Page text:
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Cities without landmarks
Niagara Falls, U.S./Canada
Police departments, cut your budgets. The Supreme Court has decreed that pasties and G-strings can protect “the public health, safety and welfare.”
In last week’s decision to uphold a ban on nude dancing in Erie, Penn., Justice Sandra Day O’Connor waltzed around the First Amendment protection of “expressive conduct” by arguing that the Erie ordinance was regulating conduct, not symbolic speech. O’Connor reasoned that since it targeted the “secondary effects” of lowlife behavior outside the strip club Kandyland, the pasties and G-strings requirement didn’t limit expression.
Hypocritical horndog Clarence Thomas joined Antonin Scalia concurring in the decision but “disagreed with the mode of analysis.” Thomas dittoed Scalia that nude dancing is not protected expression: “There is no need to identify ‘secondary effects’ associated with nude dancing that Erie could properly seek to eliminate. The traditional power of government to foster good morals, and the acceptability of the traditional judgment that nude public dancing itself is immoral, have not been repealed by the First Amendment.” Plus G-strings will keep those pesky pubic hairs off your Coke.
In his dissent, John Paul Stevens (joined by Ruth Bader Ginsburg) jumped on the absurdities like a lap dancer. “In what can most delicately be characterized as an enormous understatement,” he wrote, “the plurality concedes that ‘requiring dancers to wear pasties and G-strings may not greatly reduce these secondary effects,’” such as increases in crime, prostitution and sexually transmitted diseases.
How did the justices determine that fabric slivers would save our neighborhoods and were worth limiting freedom of speech? Did they “know it when they saw it” — or had they even seen it?
To gauge the expression of All Nude Girls, I decided to take in their symbolic speech myself. Unless I saw, I would never know if communication of a bare nipple is muffled by a tiny doily or a mohawk of pubic hair by a thong. I wondered if any justices had used the ruling like I did, as a good excuse for their first visit to a strip club.
I invited my friend Karen, who had been to stripper bars before, and my friend Julia, who had not. We picked a “Gentlemen’s Club” in downtown Washington with no cover or drink minimum. As we waited in line, I asked the chatty doorman about the Supreme Court ruling, and he quickly answered, “It’s expression as far as I’m concerned.” He then defended the stripping biz with logic as twisty as O’Connor’s: A) His day job is teaching autistic children, so B) he’s a good guy, so C) strip clubs must be OK.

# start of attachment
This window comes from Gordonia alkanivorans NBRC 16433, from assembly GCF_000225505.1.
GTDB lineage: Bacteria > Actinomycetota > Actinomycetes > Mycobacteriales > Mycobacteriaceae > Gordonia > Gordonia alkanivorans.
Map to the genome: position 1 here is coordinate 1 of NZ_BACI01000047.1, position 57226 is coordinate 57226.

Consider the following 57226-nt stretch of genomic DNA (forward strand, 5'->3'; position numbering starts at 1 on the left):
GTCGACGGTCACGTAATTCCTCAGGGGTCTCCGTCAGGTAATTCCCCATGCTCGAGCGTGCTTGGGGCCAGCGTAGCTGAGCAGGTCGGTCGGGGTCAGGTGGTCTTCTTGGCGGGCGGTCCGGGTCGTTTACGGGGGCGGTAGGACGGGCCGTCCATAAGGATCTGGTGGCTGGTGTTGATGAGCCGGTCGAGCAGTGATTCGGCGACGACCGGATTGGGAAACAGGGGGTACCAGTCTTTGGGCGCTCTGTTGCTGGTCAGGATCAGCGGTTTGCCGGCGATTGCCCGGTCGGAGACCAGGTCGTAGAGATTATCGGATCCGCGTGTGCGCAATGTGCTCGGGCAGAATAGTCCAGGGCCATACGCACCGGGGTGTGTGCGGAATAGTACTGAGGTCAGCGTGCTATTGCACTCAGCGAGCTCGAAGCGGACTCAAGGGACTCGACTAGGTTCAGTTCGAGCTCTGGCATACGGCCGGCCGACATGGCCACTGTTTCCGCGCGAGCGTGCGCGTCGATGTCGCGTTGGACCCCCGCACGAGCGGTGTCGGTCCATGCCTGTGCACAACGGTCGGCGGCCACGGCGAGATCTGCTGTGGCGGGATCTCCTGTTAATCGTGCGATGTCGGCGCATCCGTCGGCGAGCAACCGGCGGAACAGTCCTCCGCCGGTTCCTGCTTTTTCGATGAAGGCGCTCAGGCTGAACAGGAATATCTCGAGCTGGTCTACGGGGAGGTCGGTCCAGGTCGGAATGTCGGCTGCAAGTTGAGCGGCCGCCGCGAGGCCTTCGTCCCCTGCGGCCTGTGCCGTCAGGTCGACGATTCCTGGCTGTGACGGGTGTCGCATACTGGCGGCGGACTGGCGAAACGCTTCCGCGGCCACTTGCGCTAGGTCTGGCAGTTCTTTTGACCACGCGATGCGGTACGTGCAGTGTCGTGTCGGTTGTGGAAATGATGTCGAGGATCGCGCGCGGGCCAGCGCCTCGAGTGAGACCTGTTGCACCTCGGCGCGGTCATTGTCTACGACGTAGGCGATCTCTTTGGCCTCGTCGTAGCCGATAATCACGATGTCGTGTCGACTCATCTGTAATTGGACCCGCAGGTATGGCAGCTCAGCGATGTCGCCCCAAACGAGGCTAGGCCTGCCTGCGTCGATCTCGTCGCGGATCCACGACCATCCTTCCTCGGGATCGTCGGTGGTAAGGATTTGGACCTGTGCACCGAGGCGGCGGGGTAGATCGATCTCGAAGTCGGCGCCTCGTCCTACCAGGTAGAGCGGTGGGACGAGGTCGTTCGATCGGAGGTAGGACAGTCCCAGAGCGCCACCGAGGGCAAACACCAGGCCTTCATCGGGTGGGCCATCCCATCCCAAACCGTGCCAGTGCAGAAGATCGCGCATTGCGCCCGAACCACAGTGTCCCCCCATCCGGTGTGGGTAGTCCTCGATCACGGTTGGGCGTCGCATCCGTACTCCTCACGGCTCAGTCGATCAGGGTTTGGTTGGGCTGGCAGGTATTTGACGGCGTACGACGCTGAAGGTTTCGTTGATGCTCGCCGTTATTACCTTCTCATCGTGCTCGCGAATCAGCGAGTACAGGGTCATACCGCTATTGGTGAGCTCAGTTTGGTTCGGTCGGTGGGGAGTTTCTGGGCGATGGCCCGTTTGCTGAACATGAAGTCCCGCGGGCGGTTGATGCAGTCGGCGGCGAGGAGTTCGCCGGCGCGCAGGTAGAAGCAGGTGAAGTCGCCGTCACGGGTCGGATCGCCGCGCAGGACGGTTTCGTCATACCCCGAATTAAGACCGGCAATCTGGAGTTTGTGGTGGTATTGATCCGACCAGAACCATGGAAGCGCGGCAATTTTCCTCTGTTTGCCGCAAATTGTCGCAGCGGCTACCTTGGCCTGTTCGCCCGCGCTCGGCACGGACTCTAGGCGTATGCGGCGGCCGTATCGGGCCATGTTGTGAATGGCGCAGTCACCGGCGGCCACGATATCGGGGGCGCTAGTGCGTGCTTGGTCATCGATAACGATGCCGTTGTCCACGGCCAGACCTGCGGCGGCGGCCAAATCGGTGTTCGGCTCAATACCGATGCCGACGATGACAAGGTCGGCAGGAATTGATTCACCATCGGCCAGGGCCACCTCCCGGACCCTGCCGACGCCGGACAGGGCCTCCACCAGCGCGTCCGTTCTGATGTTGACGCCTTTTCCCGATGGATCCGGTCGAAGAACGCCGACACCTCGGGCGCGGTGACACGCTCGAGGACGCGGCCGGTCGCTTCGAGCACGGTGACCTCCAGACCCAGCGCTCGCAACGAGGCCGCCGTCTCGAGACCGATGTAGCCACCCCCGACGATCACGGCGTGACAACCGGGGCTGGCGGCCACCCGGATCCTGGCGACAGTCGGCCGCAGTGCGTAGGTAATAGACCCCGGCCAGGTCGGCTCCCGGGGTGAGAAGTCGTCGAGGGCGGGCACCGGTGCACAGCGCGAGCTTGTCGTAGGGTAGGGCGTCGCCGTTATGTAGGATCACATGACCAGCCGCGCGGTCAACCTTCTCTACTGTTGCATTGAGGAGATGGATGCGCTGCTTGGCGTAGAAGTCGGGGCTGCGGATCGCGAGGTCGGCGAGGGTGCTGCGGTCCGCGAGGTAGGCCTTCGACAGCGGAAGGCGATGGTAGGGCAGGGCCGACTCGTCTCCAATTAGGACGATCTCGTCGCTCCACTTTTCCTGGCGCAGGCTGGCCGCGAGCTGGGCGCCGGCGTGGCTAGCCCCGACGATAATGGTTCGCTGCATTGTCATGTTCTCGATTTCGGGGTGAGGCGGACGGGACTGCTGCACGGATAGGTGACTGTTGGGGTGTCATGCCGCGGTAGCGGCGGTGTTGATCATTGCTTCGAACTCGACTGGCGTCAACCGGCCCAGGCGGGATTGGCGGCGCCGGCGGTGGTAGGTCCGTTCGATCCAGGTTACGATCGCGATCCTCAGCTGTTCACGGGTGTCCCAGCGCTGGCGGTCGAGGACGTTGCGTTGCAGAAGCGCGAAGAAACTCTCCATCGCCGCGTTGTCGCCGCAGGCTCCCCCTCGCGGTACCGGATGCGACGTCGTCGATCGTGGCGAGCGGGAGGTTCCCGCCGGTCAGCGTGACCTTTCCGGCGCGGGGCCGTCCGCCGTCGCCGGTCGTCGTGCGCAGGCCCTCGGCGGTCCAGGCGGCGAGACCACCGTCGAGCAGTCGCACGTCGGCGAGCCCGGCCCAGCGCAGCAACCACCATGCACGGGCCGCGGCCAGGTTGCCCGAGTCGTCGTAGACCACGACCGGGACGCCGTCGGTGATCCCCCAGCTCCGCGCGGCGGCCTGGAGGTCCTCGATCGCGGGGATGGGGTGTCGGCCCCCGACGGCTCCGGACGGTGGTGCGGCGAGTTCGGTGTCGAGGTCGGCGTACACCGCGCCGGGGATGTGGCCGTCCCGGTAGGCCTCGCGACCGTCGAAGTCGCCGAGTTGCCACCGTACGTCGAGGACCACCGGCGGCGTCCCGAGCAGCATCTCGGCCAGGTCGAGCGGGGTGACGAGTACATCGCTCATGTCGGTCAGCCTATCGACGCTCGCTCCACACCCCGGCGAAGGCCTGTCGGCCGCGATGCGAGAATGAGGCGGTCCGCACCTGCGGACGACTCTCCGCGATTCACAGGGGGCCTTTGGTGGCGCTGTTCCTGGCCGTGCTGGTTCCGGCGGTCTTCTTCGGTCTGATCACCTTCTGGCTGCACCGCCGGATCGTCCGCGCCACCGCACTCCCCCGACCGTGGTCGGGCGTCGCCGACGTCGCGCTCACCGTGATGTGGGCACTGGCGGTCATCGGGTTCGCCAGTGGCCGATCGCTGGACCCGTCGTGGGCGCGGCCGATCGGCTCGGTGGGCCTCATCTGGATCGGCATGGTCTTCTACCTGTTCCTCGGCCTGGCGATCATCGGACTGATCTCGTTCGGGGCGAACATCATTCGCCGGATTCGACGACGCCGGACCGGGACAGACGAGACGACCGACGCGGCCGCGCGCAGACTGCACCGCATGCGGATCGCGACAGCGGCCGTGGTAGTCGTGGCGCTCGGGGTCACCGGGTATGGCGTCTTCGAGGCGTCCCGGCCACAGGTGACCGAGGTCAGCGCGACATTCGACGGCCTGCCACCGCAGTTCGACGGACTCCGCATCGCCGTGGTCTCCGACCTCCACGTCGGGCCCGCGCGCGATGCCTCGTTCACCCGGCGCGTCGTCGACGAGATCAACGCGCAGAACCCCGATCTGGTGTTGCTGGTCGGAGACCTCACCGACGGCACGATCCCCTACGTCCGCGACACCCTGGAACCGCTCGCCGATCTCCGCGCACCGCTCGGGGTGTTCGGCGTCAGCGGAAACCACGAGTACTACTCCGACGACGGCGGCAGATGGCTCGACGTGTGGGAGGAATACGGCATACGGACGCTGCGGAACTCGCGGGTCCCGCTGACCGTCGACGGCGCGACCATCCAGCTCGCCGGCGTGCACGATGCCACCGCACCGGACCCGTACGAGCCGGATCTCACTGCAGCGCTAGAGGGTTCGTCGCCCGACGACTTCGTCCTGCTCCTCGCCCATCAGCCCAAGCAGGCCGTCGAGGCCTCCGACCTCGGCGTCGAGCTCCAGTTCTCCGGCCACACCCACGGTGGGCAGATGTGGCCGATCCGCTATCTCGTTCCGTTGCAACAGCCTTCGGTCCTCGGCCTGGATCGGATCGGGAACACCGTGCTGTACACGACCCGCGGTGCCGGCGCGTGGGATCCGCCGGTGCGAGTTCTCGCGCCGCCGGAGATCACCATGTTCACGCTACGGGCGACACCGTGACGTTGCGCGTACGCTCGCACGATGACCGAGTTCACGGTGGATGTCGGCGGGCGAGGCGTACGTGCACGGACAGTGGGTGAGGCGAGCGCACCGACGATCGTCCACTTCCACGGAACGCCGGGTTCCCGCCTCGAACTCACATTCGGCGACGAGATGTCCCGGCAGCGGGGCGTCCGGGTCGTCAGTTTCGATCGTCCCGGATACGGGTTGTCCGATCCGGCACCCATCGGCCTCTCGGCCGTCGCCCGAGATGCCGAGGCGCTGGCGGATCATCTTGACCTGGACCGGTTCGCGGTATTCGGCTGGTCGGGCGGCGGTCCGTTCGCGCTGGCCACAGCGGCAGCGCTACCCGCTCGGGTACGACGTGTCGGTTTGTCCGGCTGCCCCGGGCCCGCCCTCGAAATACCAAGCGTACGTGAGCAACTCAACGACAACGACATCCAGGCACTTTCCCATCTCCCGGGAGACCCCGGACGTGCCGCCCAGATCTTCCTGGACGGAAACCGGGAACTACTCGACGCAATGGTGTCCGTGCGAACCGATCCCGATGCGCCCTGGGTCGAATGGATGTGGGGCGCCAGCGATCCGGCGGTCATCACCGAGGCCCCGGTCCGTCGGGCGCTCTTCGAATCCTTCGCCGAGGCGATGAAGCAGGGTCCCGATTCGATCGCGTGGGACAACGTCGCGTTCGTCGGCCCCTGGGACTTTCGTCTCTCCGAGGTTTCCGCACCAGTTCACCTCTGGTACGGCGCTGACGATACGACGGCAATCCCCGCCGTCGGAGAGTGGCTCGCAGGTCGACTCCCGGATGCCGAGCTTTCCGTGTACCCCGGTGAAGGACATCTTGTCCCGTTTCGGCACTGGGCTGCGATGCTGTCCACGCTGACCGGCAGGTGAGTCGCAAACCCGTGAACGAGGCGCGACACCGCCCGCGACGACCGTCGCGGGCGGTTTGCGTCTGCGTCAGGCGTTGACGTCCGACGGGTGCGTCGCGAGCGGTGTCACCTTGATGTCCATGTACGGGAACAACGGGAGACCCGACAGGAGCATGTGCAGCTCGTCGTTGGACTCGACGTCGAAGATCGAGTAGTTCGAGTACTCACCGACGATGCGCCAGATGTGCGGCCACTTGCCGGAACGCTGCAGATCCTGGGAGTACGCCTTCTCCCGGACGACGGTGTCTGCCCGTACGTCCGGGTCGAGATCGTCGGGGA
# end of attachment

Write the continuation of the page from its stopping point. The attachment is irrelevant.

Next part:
As we walked in, a wholesome redhead named Angel was swinging her bare moneymaker around the tiny stage, a 5-foot square raised a foot-and-a-half off the ground. A horizontal bar hung above; the girls steadied themselves with it, swung from it and occasionally did pull-ups. The ceiling was low enough that the tallest girl, a Russian immigrant called Star, scraped her platform shoe on it during a Rockette kick.
There was no backstage, so each dancer hobbled up from one end of the long room in her 5-inch heels and tight dress. The previous dancer, after pulling her clothes back on, gave the new one a hand up, then stepped gingerly off the platform and hobbled back to the dressing room. The new dancer hung up her purse, then grabbed a bottle of Windex from behind a lami curtain and washed the previous girl’s sweat off the mirror behind the stage. Performing these homey rituals every two songs turned the gorgeous, costumed artistes into sexy domestics, which seemed possibly intentional.
The moment I took out my notebook, a second doorman rushed over to ask what I was writing. I said the Supreme Court ruling had brought me out and he rejoined aggressively, “I don’t see any secondary effects, do you? I don’t see any prostitution or drug dealing, do you?” I didn’t, though the girls did spend a lot of time working the room and sitting with the men who stuffed the most into their garters. And when I returned to my car at the end of the evening, lo and behold, my car stereo had been stolen. Whether the thief was spurred on by un-G-strung labia I will never know.